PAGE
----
Trip Guide: Baffin Bay
Plan a weekend catching trophy trout using this guide with tips on what to do, where to eat, and where to stay.
ulling a big trout out of the vaunted waters of Baffin Bay requires the dogged determination and patience of a true fisherman. First there’s the drive from the nearest town of Riviera—population 700 and already on the edge of civilization. The trip then takes you down ten miles of narrow blacktop that forks to caliche paths before depositing you at whichever fishing lodge or motel you’ve chosen as your home base. There are no towering condos or sugary beaches in this remote area. Instead, these waters are fringed with tight rows of wooden piers that stick out from the jagged shorelines like spokes of a wagon wheel. Read the rest of Paul Knight’s account of fishing for solitude—and trophy trout—from the May 2014 issue.
SEE + DO
King Ranch Museum // Historic downtown Kingsville, about a 30 minute drive from Baffin Bay, features all the shops you’d expect in a town built around the state’s largest ranch that launched the modern era of Texas ranching. The best way to take in the history and legacy of the King Ranch is to visit the ranch’s museum, which features a large collection of historic photographs and artifacts, including saddles and automobiles used by ranch heirs. 405 N. 6th St., Kingsville (361-595-1881)
King Ranch Saddle Shop // This leather store was born from the saddle operation Richard King started a century ago in order to outfit his cowboys with quality horse tack. Descendants of the original Mexican cowboys who worked for King still work the shop. The pricey saddles are available for purchase, but a more affordable way to take home some King Ranch history is in the form of a leather handbag or wallet. 201 E. Kleberg, Kingsville (800-282-5464)
EAT + DRINK
King’s Inn Restaurant // The King’s Inn has been serving seafood for close to seventy years to famous Texans ranging from George Strait to George W. Bush. The menu includes the standard fried offerings, along with whatever is caught fresh in the bay. The restaurant is closed on Sundays, and expect a lengthy wait for dinner — considering it’s the only restaurant in town — every other day of the week. Though the atmosphere is laid back, a gentleman will not be served if his hat is on. 1116 S CR 2270, Riviera (361-297-5636)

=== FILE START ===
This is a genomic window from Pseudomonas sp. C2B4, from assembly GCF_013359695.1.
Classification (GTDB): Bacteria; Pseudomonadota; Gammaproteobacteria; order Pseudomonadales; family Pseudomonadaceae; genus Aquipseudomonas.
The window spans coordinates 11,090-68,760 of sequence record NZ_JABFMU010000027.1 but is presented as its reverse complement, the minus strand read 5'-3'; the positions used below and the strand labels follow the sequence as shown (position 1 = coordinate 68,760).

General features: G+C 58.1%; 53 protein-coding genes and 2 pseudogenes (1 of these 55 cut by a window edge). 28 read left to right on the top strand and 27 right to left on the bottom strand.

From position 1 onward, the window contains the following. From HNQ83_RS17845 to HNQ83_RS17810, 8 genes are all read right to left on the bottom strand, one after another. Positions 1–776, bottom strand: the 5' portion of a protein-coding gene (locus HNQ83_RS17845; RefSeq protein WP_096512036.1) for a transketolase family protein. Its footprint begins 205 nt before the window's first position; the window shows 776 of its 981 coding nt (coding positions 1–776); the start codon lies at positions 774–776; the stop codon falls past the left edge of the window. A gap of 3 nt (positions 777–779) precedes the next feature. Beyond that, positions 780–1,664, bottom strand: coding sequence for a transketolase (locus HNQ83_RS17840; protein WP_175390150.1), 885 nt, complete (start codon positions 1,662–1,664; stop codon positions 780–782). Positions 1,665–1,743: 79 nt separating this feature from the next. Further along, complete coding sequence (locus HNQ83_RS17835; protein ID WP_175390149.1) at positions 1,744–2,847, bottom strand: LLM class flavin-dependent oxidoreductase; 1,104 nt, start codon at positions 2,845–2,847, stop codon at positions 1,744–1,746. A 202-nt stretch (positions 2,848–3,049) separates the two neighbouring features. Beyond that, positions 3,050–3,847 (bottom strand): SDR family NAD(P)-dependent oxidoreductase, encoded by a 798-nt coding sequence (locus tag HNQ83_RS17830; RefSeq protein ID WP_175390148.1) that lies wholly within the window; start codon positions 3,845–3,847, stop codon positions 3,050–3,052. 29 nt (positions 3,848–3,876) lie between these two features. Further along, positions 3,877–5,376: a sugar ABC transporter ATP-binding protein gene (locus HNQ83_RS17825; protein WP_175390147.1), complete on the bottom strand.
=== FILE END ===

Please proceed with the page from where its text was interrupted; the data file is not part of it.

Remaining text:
Sam’s Place // This beer joint, right around the corner from the King’s Inn, is a white cinder block building filled with smoke and pool tables and bartenders serving cold brew. Nothing fancy, but a great way to see how locals spend their nights on Baffin Bay. 950 E FM 628, Riviera (361-297-5267)
Brown’s Convenient Store // Gas is about 20 cents more than everywhere else but that’s because Brown’s sells gas that is free of ethanol, which accounts for the added expense. The government pays stations to use ethanol gas, so that’s a financial hit for the store, but ethanol also eats up the fuel lines on boat motors. Brown’s also sells bait, and here’s a sampling of prices: Shrimp for $6.50 a pound; Mullet for $5 a dozen, and whole squid for $5. You can also grab a 6-pack of Coors Light for $6.19 (that’s cheaper than at the Stripes).
Casa de Baffin // Casa de Baffin is one of the coolest— and nicest — fishing lodges on Baffin Bay. The property dates back to the beginnings of Riviera Beach, when it served as the original train depot for the railroad built by land developer Theodore Koch, in 1907, as part of his plan to attract tourists and new residents, and turn this strip of coast into a resort town and the Texas version of the French Riviera. A hurricane knocked out those dreams, but the property survives today as a completely renovated lodge ideal for groups of fisherman in the summer or dove hunters in the fall. The house, with a capacity for 15 people and all the amenities of a modern McMansion, features a sprawling stone patio with a fire pit, and barbecue grill and smoker. The wooden pier stretches out several hundred feet into the bay, decked out with lights for night fishing or for enjoying a few beers on the water after a long day in the bay. $300 a night for up two people, $35 for each additional person. Careful: Google and a number of other GPS maps have the location wrong, so ask for directions when making reservations. 1209 E CR 2360, Riviera Beach (361-813-7296)
BEFORE YOU GO
Before heading to the bay check out the weather forecast and the fishing reports, such as those available from Texas Parks and Wildlife. David McKee’s Fishes of the Texas Laguna Madre includes some interesting stuff about Baffin Bay and the novel A River Runs Through It offers a more thoughtful examination of trout fishing, even though the book’s fly fishing is a totally different kind of trout fishing.
The best souvenir would be a cooler full of fish or a couple framed photos of the fisherman holding a trophy trout. I didn’t get either of those. I did come home with a fishing rod, a few lures, a pair of waders, and a Casa de Baffin beer koozie.